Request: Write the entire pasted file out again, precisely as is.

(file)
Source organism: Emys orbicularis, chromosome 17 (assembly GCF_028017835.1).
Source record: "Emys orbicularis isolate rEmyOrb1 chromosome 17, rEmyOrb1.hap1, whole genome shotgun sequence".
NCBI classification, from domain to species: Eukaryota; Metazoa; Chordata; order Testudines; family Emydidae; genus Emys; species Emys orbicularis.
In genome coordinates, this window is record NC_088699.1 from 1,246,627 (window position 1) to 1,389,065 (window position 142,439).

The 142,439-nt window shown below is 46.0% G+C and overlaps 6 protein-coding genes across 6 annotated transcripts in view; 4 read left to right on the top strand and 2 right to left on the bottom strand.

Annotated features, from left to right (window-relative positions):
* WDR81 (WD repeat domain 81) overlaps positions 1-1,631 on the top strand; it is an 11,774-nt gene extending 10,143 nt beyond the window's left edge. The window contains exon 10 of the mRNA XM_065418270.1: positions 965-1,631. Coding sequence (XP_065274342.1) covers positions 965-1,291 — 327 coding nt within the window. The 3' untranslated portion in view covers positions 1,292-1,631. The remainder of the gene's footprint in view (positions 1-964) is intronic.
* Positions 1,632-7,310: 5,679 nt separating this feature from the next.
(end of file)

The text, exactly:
Source organism: Emys orbicularis, chromosome 17 (assembly GCF_028017835.1).
Source record: "Emys orbicularis isolate rEmyOrb1 chromosome 17, rEmyOrb1.hap1, whole genome shotgun sequence".
NCBI classification, from domain to species: Eukaryota; Metazoa; Chordata; order Testudines; family Emydidae; genus Emys; species Emys orbicularis.
In genome coordinates, this window is record NC_088699.1 from 1,246,627 (window position 1) to 1,389,065 (window position 142,439).

The 142,439-nt window shown below is 46.0% G+C and overlaps 6 protein-coding genes across 6 annotated transcripts in view; 4 read left to right on the top strand and 2 right to left on the bottom strand.

Annotated features, from left to right (window-relative positions):
* WDR81 (WD repeat domain 81) overlaps positions 1-1,631 on the top strand; it is an 11,774-nt gene extending 10,143 nt beyond the window's left edge. The window contains exon 10 of the mRNA XM_065418270.1: positions 965-1,631. Coding sequence (XP_065274342.1) covers positions 965-1,291 — 327 coding nt within the window. The 3' untranslated portion in view covers positions 1,292-1,631. The remainder of the gene's footprint in view (positions 1-964) is intronic.
* Positions 1,632-7,310: 5,679 nt separating this feature from the next.